Press freedom in Hong Kong
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Hong Kong Journalists Association chairman Ronson Chan. Photo: May Tse

Hong Kong’s largest journalist group faces scrutiny from authorities, asked to justify activities amid media crackdown fears

  • Registry of Trade Unions demands Hong Kong Journalists Association to provide additional financial information and justify previous activities, social media posts
  • HKJA chair says group ‘regularly assess the risks’ of shutdown, but has ‘nothing to hide’
Labour authorities have asked Hong Kong’s biggest journalists’ group to justify its activities and provide additional financial information about its operations, amid fears of deteriorating press freedoms in the global financial hub.

The investigation came hot on the heels of the closure of two online news portals, Stand News and Citizen News, with the former being accused of publishing articles breaching the Beijing-decreed national security law.

The Hong Kong Journalists Association (HKJA) revealed on Friday it had received a letter from the Registry of Trade Unions earlier this week demanding it provide additional financial information, on top of the annual financial statements it submitted every year.

It was understood the association was also asked to clarify how some of its activities and Facebook posts were related to its work as a trade union.

“For instance, they mentioned that we had opposed the extradition bill in 2019 and questioned how it was related to our group’s nature,” said a source, referring to the ill-fated legislation that eventually sparked the months-long social unrest that year.

In a statement, the association clarified it was not asked to provide its membership list and said it would respond to the request before the deadline.

After folding of Stand News and Citizen News, where next for Hong Kong media?

Tensions have escalated between the association and the authorities since the anti-government protests. Frontline reporters have said they suffered hostile treatment and even violence at the hands of police while covering the unrest, while the force claims there were “fake reporters” who interfered with officers’ duties.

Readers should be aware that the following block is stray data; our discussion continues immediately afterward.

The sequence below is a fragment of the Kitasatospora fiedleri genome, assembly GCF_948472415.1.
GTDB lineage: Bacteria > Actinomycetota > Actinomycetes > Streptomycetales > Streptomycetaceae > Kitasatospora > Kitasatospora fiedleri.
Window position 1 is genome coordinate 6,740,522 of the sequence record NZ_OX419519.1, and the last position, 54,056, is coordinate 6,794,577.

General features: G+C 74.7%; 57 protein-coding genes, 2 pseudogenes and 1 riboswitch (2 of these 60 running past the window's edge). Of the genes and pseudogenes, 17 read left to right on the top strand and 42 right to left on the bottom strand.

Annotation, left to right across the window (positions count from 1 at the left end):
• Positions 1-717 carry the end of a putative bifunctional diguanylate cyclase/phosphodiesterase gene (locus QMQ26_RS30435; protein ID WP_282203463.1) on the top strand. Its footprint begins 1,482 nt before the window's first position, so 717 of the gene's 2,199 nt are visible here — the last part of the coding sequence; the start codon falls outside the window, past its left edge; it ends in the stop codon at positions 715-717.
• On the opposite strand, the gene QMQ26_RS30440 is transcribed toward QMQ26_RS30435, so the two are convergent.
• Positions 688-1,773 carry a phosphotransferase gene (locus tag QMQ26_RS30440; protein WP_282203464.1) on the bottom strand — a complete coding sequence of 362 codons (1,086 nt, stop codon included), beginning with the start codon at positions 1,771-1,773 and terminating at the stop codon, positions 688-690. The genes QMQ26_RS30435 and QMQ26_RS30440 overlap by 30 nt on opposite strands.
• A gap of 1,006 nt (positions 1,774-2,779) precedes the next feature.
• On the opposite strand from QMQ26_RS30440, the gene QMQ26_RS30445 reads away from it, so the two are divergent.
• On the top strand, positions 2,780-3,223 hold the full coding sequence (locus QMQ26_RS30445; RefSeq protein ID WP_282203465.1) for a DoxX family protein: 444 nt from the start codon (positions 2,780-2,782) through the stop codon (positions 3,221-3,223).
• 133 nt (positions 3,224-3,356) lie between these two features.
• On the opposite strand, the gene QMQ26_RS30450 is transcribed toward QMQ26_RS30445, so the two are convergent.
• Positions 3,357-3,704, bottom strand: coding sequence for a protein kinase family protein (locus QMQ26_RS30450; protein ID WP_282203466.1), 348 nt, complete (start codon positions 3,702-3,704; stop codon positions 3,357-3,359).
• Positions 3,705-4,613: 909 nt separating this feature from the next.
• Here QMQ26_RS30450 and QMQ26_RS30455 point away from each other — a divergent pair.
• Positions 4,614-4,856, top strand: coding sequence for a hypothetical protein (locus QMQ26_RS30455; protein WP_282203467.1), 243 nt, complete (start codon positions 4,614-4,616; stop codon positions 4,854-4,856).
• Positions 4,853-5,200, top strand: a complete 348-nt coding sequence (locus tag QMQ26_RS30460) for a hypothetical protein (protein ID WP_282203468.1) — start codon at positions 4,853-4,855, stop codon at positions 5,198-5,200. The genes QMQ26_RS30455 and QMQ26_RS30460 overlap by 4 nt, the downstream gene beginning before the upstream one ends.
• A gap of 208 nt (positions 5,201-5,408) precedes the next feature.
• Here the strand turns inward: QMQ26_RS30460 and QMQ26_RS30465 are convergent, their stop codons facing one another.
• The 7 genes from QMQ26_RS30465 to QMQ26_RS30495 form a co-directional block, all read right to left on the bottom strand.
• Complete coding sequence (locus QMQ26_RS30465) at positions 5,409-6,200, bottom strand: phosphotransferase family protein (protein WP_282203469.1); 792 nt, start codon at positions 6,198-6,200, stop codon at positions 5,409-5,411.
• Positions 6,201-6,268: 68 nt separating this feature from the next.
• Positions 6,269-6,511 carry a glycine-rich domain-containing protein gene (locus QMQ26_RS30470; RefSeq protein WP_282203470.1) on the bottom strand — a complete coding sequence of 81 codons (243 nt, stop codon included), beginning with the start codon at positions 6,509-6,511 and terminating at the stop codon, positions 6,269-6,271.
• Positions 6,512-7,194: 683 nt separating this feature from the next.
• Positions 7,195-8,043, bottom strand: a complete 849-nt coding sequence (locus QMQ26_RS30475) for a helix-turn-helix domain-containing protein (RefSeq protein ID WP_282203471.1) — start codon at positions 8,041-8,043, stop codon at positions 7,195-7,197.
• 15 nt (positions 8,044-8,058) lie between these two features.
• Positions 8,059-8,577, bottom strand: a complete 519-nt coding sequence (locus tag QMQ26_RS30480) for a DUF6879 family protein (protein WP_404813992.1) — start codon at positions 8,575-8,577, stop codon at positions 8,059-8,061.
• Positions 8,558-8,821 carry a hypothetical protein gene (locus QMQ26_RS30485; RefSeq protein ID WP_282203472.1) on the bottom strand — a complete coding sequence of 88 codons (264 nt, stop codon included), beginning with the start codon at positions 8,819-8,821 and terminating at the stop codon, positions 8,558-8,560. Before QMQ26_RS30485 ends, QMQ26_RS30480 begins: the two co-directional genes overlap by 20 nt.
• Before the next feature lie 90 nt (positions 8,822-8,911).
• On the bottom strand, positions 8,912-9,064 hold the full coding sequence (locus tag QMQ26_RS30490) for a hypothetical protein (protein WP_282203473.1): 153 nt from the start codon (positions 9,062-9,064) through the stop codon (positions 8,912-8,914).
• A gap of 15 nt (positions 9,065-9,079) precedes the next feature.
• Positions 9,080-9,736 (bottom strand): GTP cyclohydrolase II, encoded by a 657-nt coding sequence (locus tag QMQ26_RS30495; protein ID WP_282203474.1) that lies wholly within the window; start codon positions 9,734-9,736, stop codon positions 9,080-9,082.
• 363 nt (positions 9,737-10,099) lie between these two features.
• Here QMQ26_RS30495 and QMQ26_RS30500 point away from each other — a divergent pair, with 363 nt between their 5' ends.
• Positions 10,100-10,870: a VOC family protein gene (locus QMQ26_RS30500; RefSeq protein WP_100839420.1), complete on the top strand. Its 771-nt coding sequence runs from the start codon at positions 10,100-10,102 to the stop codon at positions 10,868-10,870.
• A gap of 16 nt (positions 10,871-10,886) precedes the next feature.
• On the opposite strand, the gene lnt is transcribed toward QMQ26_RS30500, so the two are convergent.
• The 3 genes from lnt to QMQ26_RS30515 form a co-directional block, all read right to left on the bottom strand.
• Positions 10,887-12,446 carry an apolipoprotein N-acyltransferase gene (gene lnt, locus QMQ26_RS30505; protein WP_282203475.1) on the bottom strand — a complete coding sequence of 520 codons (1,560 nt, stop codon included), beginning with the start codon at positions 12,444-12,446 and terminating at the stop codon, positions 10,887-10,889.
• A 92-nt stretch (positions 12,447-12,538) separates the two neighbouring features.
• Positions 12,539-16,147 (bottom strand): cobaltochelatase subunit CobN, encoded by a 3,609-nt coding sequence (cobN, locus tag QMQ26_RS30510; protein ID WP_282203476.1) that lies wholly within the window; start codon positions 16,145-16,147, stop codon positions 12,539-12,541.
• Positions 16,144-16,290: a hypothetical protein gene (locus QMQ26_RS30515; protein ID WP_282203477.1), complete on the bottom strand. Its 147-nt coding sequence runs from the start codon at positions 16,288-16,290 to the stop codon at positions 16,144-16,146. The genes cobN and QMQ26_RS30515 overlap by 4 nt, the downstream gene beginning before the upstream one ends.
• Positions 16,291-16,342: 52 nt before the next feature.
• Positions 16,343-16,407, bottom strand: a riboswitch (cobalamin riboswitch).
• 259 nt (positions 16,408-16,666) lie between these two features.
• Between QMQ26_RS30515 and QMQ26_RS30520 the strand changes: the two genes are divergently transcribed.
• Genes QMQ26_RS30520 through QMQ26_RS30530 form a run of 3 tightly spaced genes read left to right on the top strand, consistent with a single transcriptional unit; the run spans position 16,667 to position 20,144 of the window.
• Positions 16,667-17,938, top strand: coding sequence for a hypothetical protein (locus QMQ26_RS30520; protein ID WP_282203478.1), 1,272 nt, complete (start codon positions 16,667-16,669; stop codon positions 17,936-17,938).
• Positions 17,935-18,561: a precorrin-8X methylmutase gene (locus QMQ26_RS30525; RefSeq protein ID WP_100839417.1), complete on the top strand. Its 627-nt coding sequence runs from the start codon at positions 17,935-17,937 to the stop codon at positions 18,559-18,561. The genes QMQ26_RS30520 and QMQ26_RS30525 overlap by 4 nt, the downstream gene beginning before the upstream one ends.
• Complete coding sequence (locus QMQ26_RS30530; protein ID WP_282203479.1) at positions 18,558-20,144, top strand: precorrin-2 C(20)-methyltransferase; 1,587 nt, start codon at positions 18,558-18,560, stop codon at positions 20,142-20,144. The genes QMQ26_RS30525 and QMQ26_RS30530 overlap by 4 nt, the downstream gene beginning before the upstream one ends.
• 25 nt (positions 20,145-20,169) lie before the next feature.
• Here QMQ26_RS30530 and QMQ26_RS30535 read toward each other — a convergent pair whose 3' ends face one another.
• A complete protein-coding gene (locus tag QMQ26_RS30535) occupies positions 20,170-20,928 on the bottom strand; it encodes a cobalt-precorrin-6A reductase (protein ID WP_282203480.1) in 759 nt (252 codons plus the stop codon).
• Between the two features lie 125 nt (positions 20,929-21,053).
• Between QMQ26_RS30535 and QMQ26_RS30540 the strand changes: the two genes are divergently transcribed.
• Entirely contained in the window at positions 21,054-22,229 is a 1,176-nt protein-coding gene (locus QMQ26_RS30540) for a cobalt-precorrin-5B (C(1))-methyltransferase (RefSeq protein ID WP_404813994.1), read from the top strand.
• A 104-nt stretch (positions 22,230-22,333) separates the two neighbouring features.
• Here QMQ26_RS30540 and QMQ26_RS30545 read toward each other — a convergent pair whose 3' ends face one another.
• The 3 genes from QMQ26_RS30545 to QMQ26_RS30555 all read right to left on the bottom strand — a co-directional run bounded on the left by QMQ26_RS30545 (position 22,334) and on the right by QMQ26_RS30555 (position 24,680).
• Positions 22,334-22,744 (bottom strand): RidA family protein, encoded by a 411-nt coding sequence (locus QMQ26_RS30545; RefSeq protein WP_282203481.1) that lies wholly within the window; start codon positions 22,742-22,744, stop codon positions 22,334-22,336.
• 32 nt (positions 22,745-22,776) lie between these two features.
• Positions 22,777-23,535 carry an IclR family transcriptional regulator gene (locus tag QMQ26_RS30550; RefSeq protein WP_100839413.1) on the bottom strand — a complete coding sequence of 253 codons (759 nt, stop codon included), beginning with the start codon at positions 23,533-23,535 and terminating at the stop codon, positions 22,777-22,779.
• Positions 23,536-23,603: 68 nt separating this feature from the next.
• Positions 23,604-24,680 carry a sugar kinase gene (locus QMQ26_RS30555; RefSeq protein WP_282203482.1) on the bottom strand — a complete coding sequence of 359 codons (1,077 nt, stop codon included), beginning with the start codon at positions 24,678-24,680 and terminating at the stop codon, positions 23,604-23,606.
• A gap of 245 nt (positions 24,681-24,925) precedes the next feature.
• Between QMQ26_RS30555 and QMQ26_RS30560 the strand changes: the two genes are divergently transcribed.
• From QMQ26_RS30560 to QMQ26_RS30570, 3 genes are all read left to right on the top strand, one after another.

The pro-establishment bloc has also stepped up its attack against the HKJA in the past year, accusing the body of colluding with foreign forces and smearing the government.

In September, security minister Chris Tang Ping-keung accused it of “infiltrating” schools to lure student journalists and questioned how professional an association could be if its ranks were full of people who had never been trained or accredited.

He challenged the media body to disclose its financial records and membership list to alleviate “public concerns” about its ethics – a suggestion quickly shot down by the HKJA, which argued that divulging its membership would violate privacy laws.

On Friday, HKJA chairman Ronson Chan Ron-sing said the union was not too worried about the investigation as it “had nothing to hide”.

Labour authorities have asked the Hong Kong Journalists Association to justify its past opposition to the extradition bill according to its role as a trade union. Photo: Sam Tsang

Asked whether he feared authorities were paving the way to outlaw the group, Chan said such a possibility was just one of the factors it would consider when mulling over the association’s future, including whether it should dissolve.

“We have been taking the political atmosphere into account as we regularly assess the risks,” he said. “For now, we still exist.”

A Labour Department spokeswoman confirmed it had issued a letter to the HKJA asking it to “provide information about its activities which are suspected to be inconsistent with the Trade Unions Ordinance and/or union rules” by February 4.

It added the registry would take stringent follow-up action if a trade union contravened the ordinance or its rules, and might cancel the union’s registration if serious contravention was found.

In June last year, the Apple Daily tabloid-style newspaper shut after founder Jimmy Lai Chee-ying and six senior employees were charged with conspiracy to collude with foreign forces under the security law, which also bans acts of subversion, secession and terrorism. An additional sedition charge was brought against the seven last month.

In December, national security police charged acting editor-in-chief Patrick Lam Shiu-tung and his predecessor Chung Pui-kuen of Stand News with conspiracy to publish seditious material. The news portal immediately dismissed all its staff and shut down that day.

The development soon prompted Citizen News, another online news outlet, to cease operation earlier this month as they argued it was impossible to know where the red lines were drawn following the police crackdown.